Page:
Like many around the world, I was hurt at the loss of a loved one from this pandemic. When I heard the news on Saturday, August 28 at 9:49 am Korea Standard time, I was about to head out to go hiking. I still went as a way to grieve and mourn the loss of a beloved family member. A week before I received the news that she caught COVID-19 and was on a ventilator in Mobile, Alabama. I was in shock and couldn’t believe it caught up to someone I knew personally. Then on Friday, August 27 around 7:49 pm Central Standard Time, my sister called me with the official news that she passed….
I knew that staying in my apartment wouldn’t help anyone let alone myself. So I packed my bag, ordered some gimbap from a local gimbap(similar to a Korean burrito except the rice, egg, and veggies are wrapped in seaweed) restaurant, and headed for the trail.
I climbed the Eungbongsan(San is Korean for mountain) Mountain Loop in Bugu, a small rural coastal area in Uljin South Korea. Uljin is a small countryside beach town where I currently reside and work as an ESL teacher. The Korean peninsula is known for its numerous hills and mountains. Hiking in South Korea is a popular activity that many participate in. There are hundreds of trails so South Korea is an outdoor lover’s paradise.
The mountain is 998.5 meters(or roughly 3275 feet ) and it helped me improve somewhat mentally and emotionally from the loss. It takes on average 6-7 hours to complete the entire loop. There are two routes anyone can take. I chose the right side and went on my way.
I walked for about 2 hours without taking the time to fully rest and recover my energy because I was full of energy and stamina. That energy and stamina were unfortunately full of rage. Rage against the virus and the pandemic that has caused so much pain to billions around the world. Rage against the anti maskers and anti-vaxxers in the state of Alabama where my aunt was from.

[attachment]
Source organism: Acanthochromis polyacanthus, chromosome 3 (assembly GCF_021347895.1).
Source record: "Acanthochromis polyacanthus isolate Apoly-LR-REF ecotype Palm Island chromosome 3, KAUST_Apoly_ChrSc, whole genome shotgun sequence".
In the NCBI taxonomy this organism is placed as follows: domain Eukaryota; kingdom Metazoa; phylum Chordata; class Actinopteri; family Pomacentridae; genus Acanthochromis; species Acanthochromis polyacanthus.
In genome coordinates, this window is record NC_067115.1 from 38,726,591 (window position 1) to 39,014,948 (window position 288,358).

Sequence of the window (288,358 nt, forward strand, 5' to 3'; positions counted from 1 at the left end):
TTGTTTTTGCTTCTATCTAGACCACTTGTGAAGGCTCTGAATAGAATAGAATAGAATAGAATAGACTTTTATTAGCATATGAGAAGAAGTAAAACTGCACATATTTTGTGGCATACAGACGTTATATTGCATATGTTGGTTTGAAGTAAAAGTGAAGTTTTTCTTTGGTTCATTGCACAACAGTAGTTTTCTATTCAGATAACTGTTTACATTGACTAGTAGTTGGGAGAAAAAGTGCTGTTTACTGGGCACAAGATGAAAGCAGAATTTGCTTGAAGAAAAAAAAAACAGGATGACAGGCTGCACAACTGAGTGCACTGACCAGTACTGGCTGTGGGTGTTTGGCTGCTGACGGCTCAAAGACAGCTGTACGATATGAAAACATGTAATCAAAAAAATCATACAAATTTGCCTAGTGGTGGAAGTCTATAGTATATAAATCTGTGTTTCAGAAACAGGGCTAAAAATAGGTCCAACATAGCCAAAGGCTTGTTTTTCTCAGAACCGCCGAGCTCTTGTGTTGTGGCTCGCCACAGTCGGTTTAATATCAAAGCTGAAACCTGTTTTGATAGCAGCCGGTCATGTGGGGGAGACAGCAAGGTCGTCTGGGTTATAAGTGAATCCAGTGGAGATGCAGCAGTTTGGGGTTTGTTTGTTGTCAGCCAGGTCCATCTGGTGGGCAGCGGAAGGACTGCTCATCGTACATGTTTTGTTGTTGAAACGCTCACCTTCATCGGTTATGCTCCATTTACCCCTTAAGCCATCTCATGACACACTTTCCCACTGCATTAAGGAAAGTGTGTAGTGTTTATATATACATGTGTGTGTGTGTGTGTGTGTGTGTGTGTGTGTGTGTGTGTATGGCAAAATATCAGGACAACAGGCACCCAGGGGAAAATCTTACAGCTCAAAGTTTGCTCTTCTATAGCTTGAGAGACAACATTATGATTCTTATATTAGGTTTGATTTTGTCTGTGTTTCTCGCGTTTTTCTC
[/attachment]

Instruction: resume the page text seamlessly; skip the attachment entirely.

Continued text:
How can people be so stupid and selfish to walk around without a mask that can protect themselves and others? I’d asked myself. If this amount of rage continued I could’ve been a Red Lantern, possibly been blinded by rage like Kratos from God of War, or even empowered by the Dark Side of the Force…..look I’m the Blerd(Black Nerd) Explorer, I have to make a geekdom reference somewhere.
I had the most rage against my family members with such intensity. My aunt lived with my grandmother (her mom) in her house for many years and was in a sense a caretaker for the family. She would watch me, my sister, and the many cousins while our parents were at work. She would feed us, play with us, and seemed to not have a care in the world. Unfortunately, she had numerous pre-existing conditions. Almost all of the conditions were sadly, tied to her weight from being very obese. She had battled diabetes, high blood pressure, high cholesterol, kidney stones, and possibly others I’m not aware of. And like those with pre-existing conditions, she didn’t have much of a chance and the virus took her. This would’ve been where I tried to bargain and pray for her to recover but I knew if she would get infected with Covid and combine that with having pre-existing conditions, her chances weren’t great.
Hiking up about ¼ of the trail I would ask myself many questions. How could my family members be so careless and stupid? How could she have contracted the virus? Is it possible that my family, whenever they came over, didn’t wear a mask and would not socially distance? Or was it her fault if she didn’t wear a mask whenever she went out to the store? Whose at fault for her death? There were so many questions I had as I climbed this difficult trail.